Thursday 30 March 2017

Giddens on Trust

Giddens's criticism of Luhmann which I discussed in my last post, leads to a 10-point definition of trust. I'm finding this really interesting - not least because it was written in the early 90s, but now seems incredibly prescient as we are increasingly coming to trust technological systems, and do less of what Giddens calls "facework" (something which he took from Goffman, who in turn took it from Schutz's intersubjectivity). Whether he's right on every detail here is beside the point. I find the level of inquiry impressive.

Giddens writes:
"I shall set out the elements involved [in trust] as a series of ten points which include a definition of trust but also develop a range of related observations:
  1. Trust is related to absence in time and in space. There would be no need to trust anyone whose activities were continually visible and whose thought processes were transparent, or to trust any system whose workings were wholly known and understood. It has been said that trust is "a device for coping with the freedom of others," but the prime condition of requirements for trust is not lack of power but lack of full information.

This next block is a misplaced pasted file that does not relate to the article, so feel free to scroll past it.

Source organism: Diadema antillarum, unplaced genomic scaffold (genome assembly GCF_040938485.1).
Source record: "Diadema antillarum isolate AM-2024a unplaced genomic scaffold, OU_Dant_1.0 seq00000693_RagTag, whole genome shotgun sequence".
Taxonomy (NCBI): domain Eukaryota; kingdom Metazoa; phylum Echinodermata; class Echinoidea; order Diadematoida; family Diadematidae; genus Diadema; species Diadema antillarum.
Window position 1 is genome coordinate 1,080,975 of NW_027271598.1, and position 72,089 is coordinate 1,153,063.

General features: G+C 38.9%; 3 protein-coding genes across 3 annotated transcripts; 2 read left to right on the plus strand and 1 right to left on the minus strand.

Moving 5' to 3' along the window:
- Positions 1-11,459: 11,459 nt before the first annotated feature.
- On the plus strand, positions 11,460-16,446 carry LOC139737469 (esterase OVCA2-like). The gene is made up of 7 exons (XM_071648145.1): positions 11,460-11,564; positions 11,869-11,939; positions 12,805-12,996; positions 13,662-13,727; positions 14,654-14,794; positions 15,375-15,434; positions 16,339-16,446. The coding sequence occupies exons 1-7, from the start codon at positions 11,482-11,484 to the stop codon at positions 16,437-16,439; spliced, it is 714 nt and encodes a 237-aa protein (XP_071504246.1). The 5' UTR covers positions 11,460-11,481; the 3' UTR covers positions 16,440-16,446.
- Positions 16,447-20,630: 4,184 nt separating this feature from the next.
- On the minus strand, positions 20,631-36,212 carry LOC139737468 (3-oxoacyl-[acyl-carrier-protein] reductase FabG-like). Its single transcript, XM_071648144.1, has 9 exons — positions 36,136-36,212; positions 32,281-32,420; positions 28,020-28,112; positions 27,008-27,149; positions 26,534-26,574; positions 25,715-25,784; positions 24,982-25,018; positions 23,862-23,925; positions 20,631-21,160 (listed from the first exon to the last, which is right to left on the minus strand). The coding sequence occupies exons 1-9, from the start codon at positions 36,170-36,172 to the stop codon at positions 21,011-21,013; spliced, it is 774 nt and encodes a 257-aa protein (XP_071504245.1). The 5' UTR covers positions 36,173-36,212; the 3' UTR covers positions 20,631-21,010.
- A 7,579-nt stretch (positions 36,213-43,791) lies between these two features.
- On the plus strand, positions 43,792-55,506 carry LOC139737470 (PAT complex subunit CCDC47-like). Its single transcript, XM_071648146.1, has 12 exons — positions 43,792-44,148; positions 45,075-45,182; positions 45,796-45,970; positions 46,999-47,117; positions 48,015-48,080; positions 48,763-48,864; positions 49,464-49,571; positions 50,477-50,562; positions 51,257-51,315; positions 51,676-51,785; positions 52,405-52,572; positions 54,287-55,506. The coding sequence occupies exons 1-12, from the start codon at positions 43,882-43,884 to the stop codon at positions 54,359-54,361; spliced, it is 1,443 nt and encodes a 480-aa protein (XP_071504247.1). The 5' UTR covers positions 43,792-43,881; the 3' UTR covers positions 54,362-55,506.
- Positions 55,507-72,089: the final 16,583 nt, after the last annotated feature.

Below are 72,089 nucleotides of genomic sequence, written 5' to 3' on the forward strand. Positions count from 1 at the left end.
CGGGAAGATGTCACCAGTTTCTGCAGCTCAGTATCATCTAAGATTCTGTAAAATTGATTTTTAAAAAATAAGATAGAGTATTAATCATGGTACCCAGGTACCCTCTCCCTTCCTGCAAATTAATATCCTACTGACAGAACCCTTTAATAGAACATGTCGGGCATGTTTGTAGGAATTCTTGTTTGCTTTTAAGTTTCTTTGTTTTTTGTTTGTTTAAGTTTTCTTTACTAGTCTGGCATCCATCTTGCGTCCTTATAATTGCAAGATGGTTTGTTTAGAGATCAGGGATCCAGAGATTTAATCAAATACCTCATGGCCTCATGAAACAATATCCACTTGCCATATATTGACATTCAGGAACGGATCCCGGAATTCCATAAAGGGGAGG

2. Trust is basically bound up, not with risk, but with contingency. Trust always carries the connotation of reliability in the face of contingent outcomes, whether these concern the actions of individuals oir the operation of systems. In the case of trust in human agents, the presumption of reliability involves the attribution of "probity" (honour) or love. This is why trust in persons is psychologically consequential for the individual who trusts: a moral hostage to fortune is given.
  3. Trust is not the same as faith in the reliability of a person or system; it is what derives from that faith. Trust is precisely the link between faith and confidence, and it is this which distinguishes it from "weak inductive knowledge". The latter is confidence based upon some sort of mastery of the circumstances in which confidence is justified. All trust is in a certain sense blind trust!